The key to our economic future is Russian gas: in essence, it is the prediction of the European Commission in its latest economic outlook. All countries face a sharp post-summer slowdown, if not GDP declines that could last a quarter or two. Those most dependent on the Eurasian giant will be hit the hardest, but in an interconnected economy like Europe’s, no one is immune. Germany and Italy, for example, would grow just around 1%, while Spain, less exposed to the risk of a total cut in Russian gas supply, would grow slightly above 2, 1%, against 3.4% in the previous forecast. Activity, therefore, down and prices up for the same reason: soaring energy prices, the shock wave of which runs through the entire productive apparatus, causing more inflation.
The prognosis, though bleak in the short term, leaves the medium-term economic prospects outlined before the war largely intact. And it is that Brussels predicts that everything will improve when the price of the raw material stabilizes, thanks to the appearance of new alternatives to Russian hydrocarbons or a truce in hostilities in Ukraine. At this precise moment, inflation will fall – the Commission foresees a CPI YoY close to ECB’s 2% end-2023 target for the euro area average and the economy will resume a solid recovery path.
The Commission’s voluntarist outlook, however, eludes the essential role of economic policy in the face of the shock energetic. it depends on your management the survival of many companies which, although viable, need budgetary support to adapt and evolve towards a model less intensive in fossil fuels. European societies also threaten to be torn apart by the unequal nature of the crisis: the report confirms that the lowest income deciles are the most exposed to it, and households express growing unease at the loss of purchasing power salaries.
Brussels does not say how to face these challenges and at the same time respond to the objectives of correcting the imbalances of the public accounts weighed down by the cost of the pandemic. The answer undoubtedly lies in the gradual nature of the adjustments, but also in a combination of recalculation of spending priorities, flexibility in the use of European funds and budgetary rebalancing measures.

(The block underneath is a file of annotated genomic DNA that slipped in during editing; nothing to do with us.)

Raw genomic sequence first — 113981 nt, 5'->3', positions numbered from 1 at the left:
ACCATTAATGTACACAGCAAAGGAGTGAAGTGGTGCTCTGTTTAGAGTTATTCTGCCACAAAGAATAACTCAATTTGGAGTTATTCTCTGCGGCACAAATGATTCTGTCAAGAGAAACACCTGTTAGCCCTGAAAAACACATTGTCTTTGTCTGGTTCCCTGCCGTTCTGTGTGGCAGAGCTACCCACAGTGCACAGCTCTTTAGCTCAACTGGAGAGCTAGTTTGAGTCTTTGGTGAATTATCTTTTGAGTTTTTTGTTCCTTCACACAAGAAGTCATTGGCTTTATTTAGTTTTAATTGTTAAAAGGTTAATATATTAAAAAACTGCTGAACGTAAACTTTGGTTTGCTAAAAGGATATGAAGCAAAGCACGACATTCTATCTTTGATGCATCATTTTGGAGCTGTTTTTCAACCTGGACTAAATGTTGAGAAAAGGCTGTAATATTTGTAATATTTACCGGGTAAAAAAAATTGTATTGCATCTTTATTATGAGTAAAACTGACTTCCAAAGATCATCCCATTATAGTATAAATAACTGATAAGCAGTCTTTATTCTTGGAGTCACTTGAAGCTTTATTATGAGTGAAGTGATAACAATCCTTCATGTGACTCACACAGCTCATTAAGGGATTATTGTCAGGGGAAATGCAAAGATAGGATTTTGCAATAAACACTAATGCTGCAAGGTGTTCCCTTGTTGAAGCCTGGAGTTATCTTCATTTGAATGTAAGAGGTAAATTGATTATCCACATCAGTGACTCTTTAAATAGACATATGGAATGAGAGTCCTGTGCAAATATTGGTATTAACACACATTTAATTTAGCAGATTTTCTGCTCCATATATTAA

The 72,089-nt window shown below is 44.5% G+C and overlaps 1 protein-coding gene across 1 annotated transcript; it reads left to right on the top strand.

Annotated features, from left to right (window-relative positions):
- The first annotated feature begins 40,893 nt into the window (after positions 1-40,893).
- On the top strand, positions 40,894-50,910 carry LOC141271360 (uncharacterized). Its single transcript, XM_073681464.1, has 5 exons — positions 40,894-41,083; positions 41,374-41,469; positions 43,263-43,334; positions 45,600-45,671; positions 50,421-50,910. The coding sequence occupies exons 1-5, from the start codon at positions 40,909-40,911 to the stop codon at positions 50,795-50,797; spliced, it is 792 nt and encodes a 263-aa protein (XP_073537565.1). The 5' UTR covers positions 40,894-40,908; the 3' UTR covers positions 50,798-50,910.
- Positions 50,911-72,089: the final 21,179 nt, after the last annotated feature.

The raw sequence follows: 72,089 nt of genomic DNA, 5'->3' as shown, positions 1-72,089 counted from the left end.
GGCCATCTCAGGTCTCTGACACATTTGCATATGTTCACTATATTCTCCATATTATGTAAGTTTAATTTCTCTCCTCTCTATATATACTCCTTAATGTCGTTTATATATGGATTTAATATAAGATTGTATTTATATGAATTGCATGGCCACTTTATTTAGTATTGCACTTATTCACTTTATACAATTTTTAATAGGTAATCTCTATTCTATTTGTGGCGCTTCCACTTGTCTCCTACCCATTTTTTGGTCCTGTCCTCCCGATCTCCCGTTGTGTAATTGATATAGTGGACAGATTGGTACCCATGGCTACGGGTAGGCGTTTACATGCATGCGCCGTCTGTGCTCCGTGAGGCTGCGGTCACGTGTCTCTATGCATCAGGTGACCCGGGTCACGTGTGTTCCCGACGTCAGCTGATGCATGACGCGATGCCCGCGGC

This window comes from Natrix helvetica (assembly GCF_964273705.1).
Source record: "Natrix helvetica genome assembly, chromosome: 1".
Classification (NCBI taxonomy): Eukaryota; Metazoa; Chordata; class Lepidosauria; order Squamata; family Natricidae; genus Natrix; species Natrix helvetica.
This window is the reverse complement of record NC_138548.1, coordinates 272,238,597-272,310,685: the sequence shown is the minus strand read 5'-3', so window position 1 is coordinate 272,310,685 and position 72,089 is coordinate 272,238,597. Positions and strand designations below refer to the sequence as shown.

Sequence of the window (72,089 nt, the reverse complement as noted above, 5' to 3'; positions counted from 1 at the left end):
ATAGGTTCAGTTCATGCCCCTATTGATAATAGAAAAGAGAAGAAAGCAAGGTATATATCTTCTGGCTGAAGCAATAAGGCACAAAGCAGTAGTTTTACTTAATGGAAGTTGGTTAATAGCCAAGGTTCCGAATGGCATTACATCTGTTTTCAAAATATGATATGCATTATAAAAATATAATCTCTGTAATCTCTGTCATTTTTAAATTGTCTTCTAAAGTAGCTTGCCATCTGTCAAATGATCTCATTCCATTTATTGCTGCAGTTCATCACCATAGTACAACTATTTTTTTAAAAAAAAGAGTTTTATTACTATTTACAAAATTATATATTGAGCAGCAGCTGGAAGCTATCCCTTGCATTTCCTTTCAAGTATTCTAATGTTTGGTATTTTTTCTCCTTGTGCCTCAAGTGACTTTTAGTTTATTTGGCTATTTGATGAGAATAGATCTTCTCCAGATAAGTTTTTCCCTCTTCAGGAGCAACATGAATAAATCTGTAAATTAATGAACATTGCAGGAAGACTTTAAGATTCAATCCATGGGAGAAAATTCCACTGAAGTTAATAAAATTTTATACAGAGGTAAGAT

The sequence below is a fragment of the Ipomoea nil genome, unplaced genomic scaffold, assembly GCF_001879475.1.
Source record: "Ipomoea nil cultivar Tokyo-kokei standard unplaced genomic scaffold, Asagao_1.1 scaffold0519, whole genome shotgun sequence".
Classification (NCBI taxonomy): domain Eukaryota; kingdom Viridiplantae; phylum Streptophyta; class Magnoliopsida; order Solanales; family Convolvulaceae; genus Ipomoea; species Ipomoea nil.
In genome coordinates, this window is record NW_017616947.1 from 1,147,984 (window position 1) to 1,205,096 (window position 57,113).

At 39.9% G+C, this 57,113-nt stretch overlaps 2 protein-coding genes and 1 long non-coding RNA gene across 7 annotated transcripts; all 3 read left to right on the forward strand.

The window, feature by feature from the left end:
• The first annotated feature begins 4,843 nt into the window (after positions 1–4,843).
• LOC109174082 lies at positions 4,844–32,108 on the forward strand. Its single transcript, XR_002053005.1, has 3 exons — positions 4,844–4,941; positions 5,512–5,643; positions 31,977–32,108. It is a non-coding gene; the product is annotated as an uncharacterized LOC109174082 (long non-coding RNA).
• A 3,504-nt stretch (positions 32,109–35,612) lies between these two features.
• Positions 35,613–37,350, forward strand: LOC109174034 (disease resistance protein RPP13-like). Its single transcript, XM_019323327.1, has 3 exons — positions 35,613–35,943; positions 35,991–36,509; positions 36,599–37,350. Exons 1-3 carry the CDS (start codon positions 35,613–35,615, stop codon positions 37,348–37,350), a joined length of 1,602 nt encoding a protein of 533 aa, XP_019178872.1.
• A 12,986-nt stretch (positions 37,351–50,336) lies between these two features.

Another front of vital importance is monetary policy. The Brussels forecasts include the assumption of a gradual adjustment of interest rates. Something desirable, because overreacting would accentuate recessive tendencies. However, progressivity, apart from the fact that it is not guaranteed, does not seem compatible with the forecast of a sharp drop in inflation. It is better to prepare for the possibility of a longer lasting inflationary episode and at the same time reinforce social firewalls with income agreements. And the financiers, thanks to an effective anti-fragmentation instrument: on July 21, we should know the ECB’s proposal. Let’s hope he is up to it because, otherwise, the markets will soon put pressure on risk premia, that of an Italy weakened after Draghi’s resignation, but also ours.
Spanish families and businesses, after a difficult period of deleveraging, are better placed than during the financial crisis to resist the turn of monetary policy. Its financial situation is also comparable to the European average, or even better than some so-called frugal countries such as the Netherlands. But for the government, a gradual rise in interest rates will have a much more pronounced impact.
European Commissioner Paolo Gentiloni sums up the challenge by calling for a strategy of “solidarity, sustainability and security”. The time has come to reconcile these principles in the next general state budgets.
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